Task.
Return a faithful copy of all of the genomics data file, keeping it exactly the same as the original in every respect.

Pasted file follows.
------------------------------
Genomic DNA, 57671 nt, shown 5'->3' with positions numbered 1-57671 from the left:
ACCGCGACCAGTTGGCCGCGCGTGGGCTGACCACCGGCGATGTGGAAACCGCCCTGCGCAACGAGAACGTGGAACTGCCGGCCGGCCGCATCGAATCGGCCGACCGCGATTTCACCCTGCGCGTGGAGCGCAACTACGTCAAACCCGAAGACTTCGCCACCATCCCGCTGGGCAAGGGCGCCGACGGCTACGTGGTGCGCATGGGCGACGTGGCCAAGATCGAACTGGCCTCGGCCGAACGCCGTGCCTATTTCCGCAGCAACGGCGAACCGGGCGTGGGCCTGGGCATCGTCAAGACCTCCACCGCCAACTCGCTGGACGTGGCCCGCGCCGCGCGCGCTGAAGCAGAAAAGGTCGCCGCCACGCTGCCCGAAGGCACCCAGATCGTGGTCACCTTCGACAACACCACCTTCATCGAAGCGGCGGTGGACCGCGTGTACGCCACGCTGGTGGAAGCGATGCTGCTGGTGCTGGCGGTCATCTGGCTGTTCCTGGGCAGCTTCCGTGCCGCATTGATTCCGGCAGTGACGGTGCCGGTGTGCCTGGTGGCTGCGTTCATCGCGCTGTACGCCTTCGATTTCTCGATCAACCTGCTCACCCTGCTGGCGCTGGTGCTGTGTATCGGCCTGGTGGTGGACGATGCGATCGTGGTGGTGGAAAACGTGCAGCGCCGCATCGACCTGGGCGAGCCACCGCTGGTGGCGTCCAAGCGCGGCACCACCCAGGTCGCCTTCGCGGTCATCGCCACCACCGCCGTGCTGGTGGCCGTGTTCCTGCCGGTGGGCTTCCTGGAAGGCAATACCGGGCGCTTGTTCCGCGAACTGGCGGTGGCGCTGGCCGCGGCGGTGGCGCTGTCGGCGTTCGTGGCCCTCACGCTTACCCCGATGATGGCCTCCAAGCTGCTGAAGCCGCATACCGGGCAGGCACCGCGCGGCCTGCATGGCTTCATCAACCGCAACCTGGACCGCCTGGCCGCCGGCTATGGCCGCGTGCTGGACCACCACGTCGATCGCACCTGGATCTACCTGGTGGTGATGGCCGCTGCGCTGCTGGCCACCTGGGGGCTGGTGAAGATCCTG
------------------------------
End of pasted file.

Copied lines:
Genomic DNA, 57671 nt, shown 5'->3' with positions numbered 1-57671 from the left:
ACCGCGACCAGTTGGCCGCGCGTGGGCTGACCACCGGCGATGTGGAAACCGCCCTGCGCAACGAGAACGTGGAACTGCCGGCCGGCCGCATCGAATCGGCCGACCGCGATTTCACCCTGCGCGTGGAGCGCAACTACGTCAAACCCGAAGACTTCGCCACCATCCCGCTGGGCAAGGGCGCCGACGGCTACGTGGTGCGCATGGGCGACGTGGCCAAGATCGAACTGGCCTCGGCCGAACGCCGTGCCTATTTCCGCAGCAACGGCGAACCGGGCGTGGGCCTGGGCATCGTCAAGACCTCCACCGCCAACTCGCTGGACGTGGCCCGCGCCGCGCGCGCTGAAGCAGAAAAGGTCGCCGCCACGCTGCCCGAAGGCACCCAGATCGTGGTCACCTTCGACAACACCACCTTCATCGAAGCGGCGGTGGACCGCGTGTACGCCACGCTGGTGGAAGCGATGCTGCTGGTGCTGGCGGTCATCTGGCTGTTCCTGGGCAGCTTCCGTGCCGCATTGATTCCGGCAGTGACGGTGCCGGTGTGCCTGGTGGCTGCGTTCATCGCGCTGTACGCCTTCGATTTCTCGATCAACCTGCTCACCCTGCTGGCGCTGGTGCTGTGTATCGGCCTGGTGGTGGACGATGCGATCGTGGTGGTGGAAAACGTGCAGCGCCGCATCGACCTGGGCGAGCCACCGCTGGTGGCGTCCAAGCGCGGCACCACCCAGGTCGCCTTCGCGGTCATCGCCACCACCGCCGTGCTGGTGGCCGTGTTCCTGCCGGTGGGCTTCCTGGAAGGCAATACCGGGCGCTTGTTCCGCGAACTGGCGGTGGCGCTGGCCGCGGCGGTGGCGCTGTCGGCGTTCGTGGCCCTCACGCTTACCCCGATGATGGCCTCCAAGCTGCTGAAGCCGCATACCGGGCAGGCACCGCGCGGCCTGCATGGCTTCATCAACCGCAACCTGGACCGCCTGGCCGCCGGCTATGGCCGCGTGCTGGACCACCACGTCGATCGCACCTGGATCTACCTGGTGGTGATGGCCGCTGCGCTGCTGGCCACCTGGGGGCTGGTGAAGATCCTG